Toulouse. Did you know ? There was, in the 19th century, another prison in the Saint-Michel district
By Toulouse editorial staff
Toulouse, at numbers 34 and 36 rue des Trente-Six Ponts. It is there, at the current location of the regional management of the National Institute of Statistics and Economic Studies (INSEE)what was happening the juvenile penitentiary. “We don’t have photos or plans of the buildings but a sketch of the building permit gives us an idea of the facade of the building: 17 meters long by 5 high” explains to Toulouse news Charles Marion, president of the association of residents of Saint-Michel prison and Busca.
A penitentiary for minors
The institution, located near the House of Justice, responds to the objective of the public authorities of the time: separate convicted children and adolescents from other detainees in overcrowded prisons. In 1861, it hosted up to 225 boys and 52 girls, defendants and contents confused.
Strict work and discipline
The initiator of the project, Father Barthier, Influential priest within the archdiocese, heir to an important land estate, proposes with his own money to develop, from 1839, on a plot of four hectares, a district with workshops assigned to young convicts under 16 years old, most often for pilfering or vagrancy, as well as young people who have been acquitted but whose parents no longer want them.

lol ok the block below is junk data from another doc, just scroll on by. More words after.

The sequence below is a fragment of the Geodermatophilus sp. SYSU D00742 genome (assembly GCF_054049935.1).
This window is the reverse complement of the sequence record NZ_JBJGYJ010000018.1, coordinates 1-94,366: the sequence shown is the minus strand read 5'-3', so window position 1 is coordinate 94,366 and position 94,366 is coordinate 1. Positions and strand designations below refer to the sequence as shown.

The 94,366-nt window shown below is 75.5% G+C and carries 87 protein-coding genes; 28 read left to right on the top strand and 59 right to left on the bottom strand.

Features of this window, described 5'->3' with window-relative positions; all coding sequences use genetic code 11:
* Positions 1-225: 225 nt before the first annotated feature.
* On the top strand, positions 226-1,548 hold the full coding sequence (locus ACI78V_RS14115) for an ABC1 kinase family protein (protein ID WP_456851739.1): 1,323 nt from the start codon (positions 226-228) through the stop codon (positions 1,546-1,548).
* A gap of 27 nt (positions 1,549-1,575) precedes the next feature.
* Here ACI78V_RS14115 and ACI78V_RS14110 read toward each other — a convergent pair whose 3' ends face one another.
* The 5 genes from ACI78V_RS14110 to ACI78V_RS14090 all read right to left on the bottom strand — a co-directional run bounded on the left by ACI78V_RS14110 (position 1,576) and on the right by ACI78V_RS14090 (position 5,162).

“For the youngest, the work consists of making rosaries. The older ones give trades. Boys can become shoemakers, carpenters, saddlers, locksmiths or tailors. They also do gardening work. They are employed in various houses as well as in an agricultural colony of Saint-Orens held by the abbot and his brother. And the laundress girls, cooks or seamstresses. When they leave, they continue their apprenticeship by joining a patronage society”.
The courses (spelling, history, geography, geometry, drawing) mowed down by the Brothers of the Christian Schools are reduced to the minimum portion: until 7 am after prayer and at the very end of the day, from 6:30 pm to 8 pm.
The rules of procedure are strict. Waking up at 5 a.m. (6 a.m. on Sundays), the boarders had to do their job in silence. If punishments (whipping, rods and rope) are prohibited, they can be deprived of food, visits, isolated in the dark or thrown into a cell in the event of a sanction.
A barracks then clothing workshops
Due to lack of sufficient financial means, the house was closed in 1869. Five years later, the place is rented by the town hall as barracks. Baptized Adoue then Pelet (from the name of a Toulouse general who served under Napoleon), it houses the 3e battalion and staff of the 83e infantry regiment until 1901, when the Niel barracks were completed.
Thereafter, the place is affected for the workshops of clothing and military supplies of Gendron and Co. then pour the Tricotages d’Ariège.
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